Meanwhile, there are two days left of my competition to Win all the paperbacks of The Weapon Takers Saga – enter over on KingSumo.

Well, that’s it for now, I’m looking forward to 2020 and I wish you a great year ahead.

 

The Giants’ Spear

 

It’s finally here! The end of the series!

Here’s the cover for Book 4 of The Weapon Takers Saga. The official release date for the eBook is 15th November, but it’s already available to buy on pre-order. What’s more, the price will be set at $/£2.99 until release day.

Feels weird to be saying the series is over, but looking forward to finding out what everyone thinks of it.

Visit The Giants’ Spear on Amazon

 

When Fantasy Ruled the Charts

Mention fantasy inspired music now and, if anything, you probably think about a niche genre of heavy metal. But once upon a time, in a land not so far away, fantasy was a major inspiration on some of the music that troubled the charts, and on their artwork. Here are some of the albums, all released between 1967-75, from an era when fantasy ruled the charts.

1973. An iconic album cover featuring mystical sites on earth, Tales from Topographic Oceans by Yes, was written at the high point of progressive rock-a genre full of complex lyrics and music that was well suited to literary ideas. This is a concept album inspired by ancient hindu texts. Ridiculed by some for its pretension, you don’t get music like this in the charts any more. Key track: The Ancients/Giants Under the Sun

 

1969. Led Zeppelin II by Led Zeppelin, complete with a steampunk style cover featuring German WW1 fighter pilots. The moment when Led Zeppelin first mix their folk blues music with mystical storytelling. No doubt much of the link between heavy metal and fantastic themes can be traced back to this album. Key track: Ramble On

 

1972. Demons and Wizards by Uriah Heep. Another prog rock cover, combined with heavy music inside. This record is full of fantasy influenced songs. Key track: The Wizard

 

 

 

1968. This debut by psychedelic outfit Tyrannosaurus Rex long held the record for the longest album title: My People Were Fair and Had Sky in their Hair…But Now they’re Content to Wear Stars on their Brow‘. Full of Marc Bolan’s whimsical lyrics, this album was always going to be fantasy influenced when the bongo player was called Steve Peregrin Took. Key track: Dwarfish Trumpet Blues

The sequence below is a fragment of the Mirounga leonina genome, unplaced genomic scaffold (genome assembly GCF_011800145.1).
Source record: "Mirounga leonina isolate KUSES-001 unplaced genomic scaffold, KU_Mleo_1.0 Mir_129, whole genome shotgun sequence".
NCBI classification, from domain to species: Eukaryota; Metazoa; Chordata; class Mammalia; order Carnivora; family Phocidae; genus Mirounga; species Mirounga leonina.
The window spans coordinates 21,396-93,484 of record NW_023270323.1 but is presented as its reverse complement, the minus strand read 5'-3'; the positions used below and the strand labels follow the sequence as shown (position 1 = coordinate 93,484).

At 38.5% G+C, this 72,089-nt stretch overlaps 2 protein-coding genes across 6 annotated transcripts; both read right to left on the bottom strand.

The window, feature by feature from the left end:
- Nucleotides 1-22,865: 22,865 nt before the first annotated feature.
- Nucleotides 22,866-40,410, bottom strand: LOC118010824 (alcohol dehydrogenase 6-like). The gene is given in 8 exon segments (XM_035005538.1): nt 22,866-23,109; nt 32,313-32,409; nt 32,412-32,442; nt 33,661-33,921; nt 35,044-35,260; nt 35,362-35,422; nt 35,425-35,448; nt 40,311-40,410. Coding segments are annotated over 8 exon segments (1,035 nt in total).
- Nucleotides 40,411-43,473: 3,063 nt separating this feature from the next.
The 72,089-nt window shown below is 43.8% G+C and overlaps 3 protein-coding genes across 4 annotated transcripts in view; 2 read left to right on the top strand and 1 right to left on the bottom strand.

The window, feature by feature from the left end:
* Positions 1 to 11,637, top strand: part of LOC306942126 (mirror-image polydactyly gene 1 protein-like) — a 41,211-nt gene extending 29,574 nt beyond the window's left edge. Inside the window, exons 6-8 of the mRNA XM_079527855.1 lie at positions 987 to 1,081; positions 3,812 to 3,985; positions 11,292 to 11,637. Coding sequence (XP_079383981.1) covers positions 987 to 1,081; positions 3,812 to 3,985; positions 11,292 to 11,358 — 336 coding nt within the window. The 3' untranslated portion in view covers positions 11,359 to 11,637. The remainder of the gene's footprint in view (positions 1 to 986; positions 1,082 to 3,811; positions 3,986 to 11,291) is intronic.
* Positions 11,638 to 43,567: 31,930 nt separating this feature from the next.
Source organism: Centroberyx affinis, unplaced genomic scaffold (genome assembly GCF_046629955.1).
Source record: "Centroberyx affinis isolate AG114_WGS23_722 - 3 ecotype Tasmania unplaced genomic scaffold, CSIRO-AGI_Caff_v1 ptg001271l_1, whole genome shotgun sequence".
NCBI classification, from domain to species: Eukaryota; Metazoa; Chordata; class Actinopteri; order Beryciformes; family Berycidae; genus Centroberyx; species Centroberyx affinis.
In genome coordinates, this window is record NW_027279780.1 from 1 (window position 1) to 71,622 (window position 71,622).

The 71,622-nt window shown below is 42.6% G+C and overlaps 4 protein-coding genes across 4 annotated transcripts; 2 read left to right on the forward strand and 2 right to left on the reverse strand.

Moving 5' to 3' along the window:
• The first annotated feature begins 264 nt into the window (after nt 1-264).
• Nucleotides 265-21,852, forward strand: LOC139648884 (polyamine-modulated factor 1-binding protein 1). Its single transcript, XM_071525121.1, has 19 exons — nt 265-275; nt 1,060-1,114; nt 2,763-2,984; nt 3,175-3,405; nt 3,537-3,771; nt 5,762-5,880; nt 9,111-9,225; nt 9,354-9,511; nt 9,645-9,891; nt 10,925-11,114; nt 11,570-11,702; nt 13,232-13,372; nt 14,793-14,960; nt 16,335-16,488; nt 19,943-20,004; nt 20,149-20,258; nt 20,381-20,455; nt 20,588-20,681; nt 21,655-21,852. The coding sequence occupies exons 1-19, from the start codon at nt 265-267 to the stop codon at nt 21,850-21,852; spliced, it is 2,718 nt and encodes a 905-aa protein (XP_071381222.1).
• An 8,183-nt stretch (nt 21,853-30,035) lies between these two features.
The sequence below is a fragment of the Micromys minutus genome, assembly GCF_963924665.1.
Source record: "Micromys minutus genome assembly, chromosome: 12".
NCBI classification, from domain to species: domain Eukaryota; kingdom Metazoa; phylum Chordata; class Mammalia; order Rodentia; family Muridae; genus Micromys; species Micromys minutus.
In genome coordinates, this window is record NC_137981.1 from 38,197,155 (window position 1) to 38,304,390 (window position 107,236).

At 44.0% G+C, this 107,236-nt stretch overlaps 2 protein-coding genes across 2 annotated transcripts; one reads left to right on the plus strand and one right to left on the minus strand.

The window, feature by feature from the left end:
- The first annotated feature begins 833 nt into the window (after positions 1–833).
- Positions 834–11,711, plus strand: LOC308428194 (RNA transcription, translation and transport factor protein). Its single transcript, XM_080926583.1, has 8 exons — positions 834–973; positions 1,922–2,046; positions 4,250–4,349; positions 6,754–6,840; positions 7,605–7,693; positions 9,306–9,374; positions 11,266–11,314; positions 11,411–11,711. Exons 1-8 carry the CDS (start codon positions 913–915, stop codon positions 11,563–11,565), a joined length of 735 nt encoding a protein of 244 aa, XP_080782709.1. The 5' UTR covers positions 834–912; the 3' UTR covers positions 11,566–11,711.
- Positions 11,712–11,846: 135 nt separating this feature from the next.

1967. The 5000 Spirits or the Layers of the Onion by Scottish folk duo The Incredible String Band was one of the classic psychedelic albums. Key track: Mad Hatter’s Song

 

 

 

1968. A Saucerful of Secrets by Pink Floyd. The last Floyd album featuring Syd Barrett, it retains his interest in fairy tales and fable. Key track: Let There Be More Light

 

 

 

1975. Warrior on the Edge of Time by Hawkwind. Really, any Hawkwind album would do. What makes this one stand out is the fantasy style cover – and the fact that many of the lyrics were provided by Michael Moorcock. Key track: The Wizard Blew His Horn

 

1971. Every Good Boy Deserves Favour by The Moody Blues. A great cover, this is prog rock with some mystical elements. Key track: Emily’s Song

 

 

 

What do you think? Anything missing? Any more recent music deserving of a mention?

Beyond The Shadows

The grimdark fantasy anthology Beyond The Shadows is now live on Amazon. There’s been a great initial response to the release, with positive reviews on Amazon and Goodreads.

There are 15 stories in the anthology, including my own, Stiff’s Standoff. I’m now a third of the way through the book myself and I’m impressed with the variety of the stories that I’ve read so far. I’m also surprised it’s such a HUGE book – I’ve taken a picture of the paperback which gets across how many words we collectively put out!

Beyond The Shadows on my bookshelf

The eBook version has a new release price of 0.99 until the end of the month, when it will go up to 3.99, so now is a great time to get it.


Bolivar’s Sword Audiobook Out Now!

Greg Patmore and Bridget Thomas have done another fantastic job with Bolivar’s Sword. They really bring the cast of characters to life and I thought it was such a fun listen. Greg was recently nominated for Best Narrator at the 2018 SOVAs and I’m so pleased I’ve got him on board for the series!

The audiobook is now available at Audible, Amazon and iTunes. You can have a listen to the sample below.

audible.com

audible.co.uk

Bolivar’s Sword eBook Out Now – 0.99

So, Bolivar’s Sword has now had its eBook release and will be 0.99 on Amazon for the first half of July until it goes back up to 3.99. The first reviews are also now in and seem to have settled on a 4**** average on amazon.com – see here. It feels good having a couple of books on sale now – hopefully the next one won’t take a year!

I have also started a kindle countdown for Toric’s Dagger, which means that it will be available at $0.99 for a week too, but unfortunately only on amazon.com (US Amazon).